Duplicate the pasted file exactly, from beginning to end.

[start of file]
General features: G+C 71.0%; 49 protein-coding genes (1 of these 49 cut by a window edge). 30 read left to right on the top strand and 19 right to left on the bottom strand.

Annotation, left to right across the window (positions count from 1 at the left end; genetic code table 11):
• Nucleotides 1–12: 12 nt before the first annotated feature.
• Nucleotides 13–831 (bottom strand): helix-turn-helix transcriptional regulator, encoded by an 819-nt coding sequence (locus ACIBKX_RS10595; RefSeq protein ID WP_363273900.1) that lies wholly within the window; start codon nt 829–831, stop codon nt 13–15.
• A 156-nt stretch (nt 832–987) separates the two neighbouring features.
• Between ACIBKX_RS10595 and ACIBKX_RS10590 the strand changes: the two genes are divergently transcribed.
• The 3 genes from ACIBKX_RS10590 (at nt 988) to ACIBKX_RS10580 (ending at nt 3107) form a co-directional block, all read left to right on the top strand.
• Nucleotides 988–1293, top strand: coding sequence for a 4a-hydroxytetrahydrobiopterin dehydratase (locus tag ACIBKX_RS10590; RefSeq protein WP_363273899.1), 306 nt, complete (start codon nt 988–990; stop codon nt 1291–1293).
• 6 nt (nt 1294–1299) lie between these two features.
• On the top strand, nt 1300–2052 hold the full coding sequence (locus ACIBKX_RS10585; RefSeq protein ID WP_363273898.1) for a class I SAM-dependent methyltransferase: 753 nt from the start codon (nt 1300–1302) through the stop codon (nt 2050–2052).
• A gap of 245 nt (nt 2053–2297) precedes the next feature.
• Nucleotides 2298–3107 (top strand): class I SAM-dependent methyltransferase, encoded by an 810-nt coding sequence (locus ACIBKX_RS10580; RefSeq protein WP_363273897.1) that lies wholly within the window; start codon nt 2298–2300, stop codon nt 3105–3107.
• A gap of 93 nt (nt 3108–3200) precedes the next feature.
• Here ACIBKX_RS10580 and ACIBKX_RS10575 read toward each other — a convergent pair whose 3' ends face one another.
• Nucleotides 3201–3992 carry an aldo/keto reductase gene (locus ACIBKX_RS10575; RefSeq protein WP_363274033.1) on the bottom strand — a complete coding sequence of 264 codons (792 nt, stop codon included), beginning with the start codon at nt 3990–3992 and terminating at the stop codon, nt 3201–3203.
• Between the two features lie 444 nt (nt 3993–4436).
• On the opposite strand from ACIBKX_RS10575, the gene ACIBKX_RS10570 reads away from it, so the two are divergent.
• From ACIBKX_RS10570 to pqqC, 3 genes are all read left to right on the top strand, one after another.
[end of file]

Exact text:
General features: G+C 71.0%; 49 protein-coding genes (1 of these 49 cut by a window edge). 30 read left to right on the top strand and 19 right to left on the bottom strand.

Annotation, left to right across the window (positions count from 1 at the left end; genetic code table 11):
• Nucleotides 1–12: 12 nt before the first annotated feature.
• Nucleotides 13–831 (bottom strand): helix-turn-helix transcriptional regulator, encoded by an 819-nt coding sequence (locus ACIBKX_RS10595; RefSeq protein ID WP_363273900.1) that lies wholly within the window; start codon nt 829–831, stop codon nt 13–15.
• A 156-nt stretch (nt 832–987) separates the two neighbouring features.
• Between ACIBKX_RS10595 and ACIBKX_RS10590 the strand changes: the two genes are divergently transcribed.
• The 3 genes from ACIBKX_RS10590 (at nt 988) to ACIBKX_RS10580 (ending at nt 3107) form a co-directional block, all read left to right on the top strand.
• Nucleotides 988–1293, top strand: coding sequence for a 4a-hydroxytetrahydrobiopterin dehydratase (locus tag ACIBKX_RS10590; RefSeq protein WP_363273899.1), 306 nt, complete (start codon nt 988–990; stop codon nt 1291–1293).
• 6 nt (nt 1294–1299) lie between these two features.
• On the top strand, nt 1300–2052 hold the full coding sequence (locus ACIBKX_RS10585; RefSeq protein ID WP_363273898.1) for a class I SAM-dependent methyltransferase: 753 nt from the start codon (nt 1300–1302) through the stop codon (nt 2050–2052).
• A gap of 245 nt (nt 2053–2297) precedes the next feature.
• Nucleotides 2298–3107 (top strand): class I SAM-dependent methyltransferase, encoded by an 810-nt coding sequence (locus ACIBKX_RS10580; RefSeq protein WP_363273897.1) that lies wholly within the window; start codon nt 2298–2300, stop codon nt 3105–3107.
• A gap of 93 nt (nt 3108–3200) precedes the next feature.
• Here ACIBKX_RS10580 and ACIBKX_RS10575 read toward each other — a convergent pair whose 3' ends face one another.
• Nucleotides 3201–3992 carry an aldo/keto reductase gene (locus ACIBKX_RS10575; RefSeq protein WP_363274033.1) on the bottom strand — a complete coding sequence of 264 codons (792 nt, stop codon included), beginning with the start codon at nt 3990–3992 and terminating at the stop codon, nt 3201–3203.
• Between the two features lie 444 nt (nt 3993–4436).
• On the opposite strand from ACIBKX_RS10575, the gene ACIBKX_RS10570 reads away from it, so the two are divergent.
• From ACIBKX_RS10570 to pqqC, 3 genes are all read left to right on the top strand, one after another.